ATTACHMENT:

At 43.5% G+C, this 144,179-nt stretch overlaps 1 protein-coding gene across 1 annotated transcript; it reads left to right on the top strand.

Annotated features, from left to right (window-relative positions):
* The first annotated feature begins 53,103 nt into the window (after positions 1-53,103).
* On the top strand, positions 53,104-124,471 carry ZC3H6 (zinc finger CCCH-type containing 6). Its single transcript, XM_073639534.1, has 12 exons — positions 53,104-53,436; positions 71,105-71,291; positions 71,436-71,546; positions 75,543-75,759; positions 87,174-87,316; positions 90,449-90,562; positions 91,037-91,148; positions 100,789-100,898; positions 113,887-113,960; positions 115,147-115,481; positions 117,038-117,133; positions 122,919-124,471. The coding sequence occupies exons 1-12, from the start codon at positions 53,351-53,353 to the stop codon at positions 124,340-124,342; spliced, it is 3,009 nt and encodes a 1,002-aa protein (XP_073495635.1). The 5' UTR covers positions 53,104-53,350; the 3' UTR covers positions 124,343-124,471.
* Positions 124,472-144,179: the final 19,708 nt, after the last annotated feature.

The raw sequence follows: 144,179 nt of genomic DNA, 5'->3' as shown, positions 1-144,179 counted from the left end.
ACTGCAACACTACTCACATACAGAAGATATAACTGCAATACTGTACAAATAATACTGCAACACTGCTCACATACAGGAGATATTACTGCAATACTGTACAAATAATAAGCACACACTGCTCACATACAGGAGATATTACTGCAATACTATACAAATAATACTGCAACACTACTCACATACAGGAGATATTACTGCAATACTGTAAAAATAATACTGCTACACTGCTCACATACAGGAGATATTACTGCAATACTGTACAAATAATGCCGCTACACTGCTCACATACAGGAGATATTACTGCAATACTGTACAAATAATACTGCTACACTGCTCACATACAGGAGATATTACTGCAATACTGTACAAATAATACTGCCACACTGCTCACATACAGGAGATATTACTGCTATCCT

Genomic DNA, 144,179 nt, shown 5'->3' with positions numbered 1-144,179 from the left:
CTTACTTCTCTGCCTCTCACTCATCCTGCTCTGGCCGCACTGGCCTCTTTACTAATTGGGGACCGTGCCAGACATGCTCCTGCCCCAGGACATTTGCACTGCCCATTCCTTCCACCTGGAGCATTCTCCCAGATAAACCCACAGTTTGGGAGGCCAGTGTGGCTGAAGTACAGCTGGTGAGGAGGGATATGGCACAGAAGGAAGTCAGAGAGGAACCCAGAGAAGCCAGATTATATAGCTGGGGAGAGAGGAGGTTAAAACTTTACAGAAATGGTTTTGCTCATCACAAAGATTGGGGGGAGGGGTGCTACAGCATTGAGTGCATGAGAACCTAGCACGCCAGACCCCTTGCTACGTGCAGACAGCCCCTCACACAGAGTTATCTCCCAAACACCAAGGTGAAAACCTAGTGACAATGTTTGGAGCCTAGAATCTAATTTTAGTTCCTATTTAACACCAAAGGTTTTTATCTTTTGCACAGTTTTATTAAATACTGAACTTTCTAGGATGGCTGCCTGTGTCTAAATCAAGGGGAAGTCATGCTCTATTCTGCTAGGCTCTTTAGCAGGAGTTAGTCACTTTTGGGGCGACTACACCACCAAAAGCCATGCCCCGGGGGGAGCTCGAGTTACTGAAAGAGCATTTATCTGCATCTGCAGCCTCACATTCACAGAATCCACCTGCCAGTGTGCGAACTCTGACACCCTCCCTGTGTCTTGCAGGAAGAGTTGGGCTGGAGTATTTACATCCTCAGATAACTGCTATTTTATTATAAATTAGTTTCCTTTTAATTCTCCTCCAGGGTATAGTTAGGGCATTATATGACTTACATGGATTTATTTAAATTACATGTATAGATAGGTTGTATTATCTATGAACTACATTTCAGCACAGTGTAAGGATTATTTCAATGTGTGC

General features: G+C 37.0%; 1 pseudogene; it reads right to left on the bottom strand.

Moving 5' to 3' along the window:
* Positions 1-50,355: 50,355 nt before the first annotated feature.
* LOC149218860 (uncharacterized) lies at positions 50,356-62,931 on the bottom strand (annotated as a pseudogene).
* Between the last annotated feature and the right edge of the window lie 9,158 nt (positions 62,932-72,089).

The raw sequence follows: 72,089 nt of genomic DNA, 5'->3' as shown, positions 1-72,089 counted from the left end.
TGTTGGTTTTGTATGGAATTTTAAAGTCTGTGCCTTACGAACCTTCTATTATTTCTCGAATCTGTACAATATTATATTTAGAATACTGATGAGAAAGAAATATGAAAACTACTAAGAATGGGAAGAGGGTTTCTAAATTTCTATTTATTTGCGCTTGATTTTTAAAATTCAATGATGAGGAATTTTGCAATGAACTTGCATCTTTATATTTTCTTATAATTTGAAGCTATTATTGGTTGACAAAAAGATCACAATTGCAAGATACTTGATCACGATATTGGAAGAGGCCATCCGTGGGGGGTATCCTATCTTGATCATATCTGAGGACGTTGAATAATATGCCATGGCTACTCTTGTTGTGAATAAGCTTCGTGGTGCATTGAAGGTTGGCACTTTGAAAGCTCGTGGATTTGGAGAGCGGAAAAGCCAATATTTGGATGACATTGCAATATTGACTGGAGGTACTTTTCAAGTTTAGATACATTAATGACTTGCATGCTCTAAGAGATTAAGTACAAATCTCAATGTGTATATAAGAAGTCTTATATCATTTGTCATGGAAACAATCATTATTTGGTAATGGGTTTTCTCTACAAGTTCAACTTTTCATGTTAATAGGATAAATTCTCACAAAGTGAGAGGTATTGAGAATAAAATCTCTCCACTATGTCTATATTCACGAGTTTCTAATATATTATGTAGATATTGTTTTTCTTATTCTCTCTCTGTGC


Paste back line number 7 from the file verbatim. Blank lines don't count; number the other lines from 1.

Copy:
ACTGCAACACTACTCACATACAGAAGATATAACTGCAATACTGTACAAATAATACTGCAACACTGCTCACATACAGGAGATATTACTGCAATACTGTACAAATAATAAGCACACACTGCTCACATACAGGAGATATTACTGCAATACTATACAAATAATACTGCAACACTACTCACATACAGGAGATATTACTGCAATACTGTAAAAATAATACTGCTACACTGCTCACATACAGGAGATATTACTGCAATACTGTACAAATAATGCCGCTACACTGCTCACATACAGGAGATATTACTGCAATACTGTACAAATAATACTGCTACACTGCTCACATACAGGAGATATTACTGCAATACTGTACAAATAATACTGCCACACTGCTCACATACAGGAGATATTACTGCTATCCT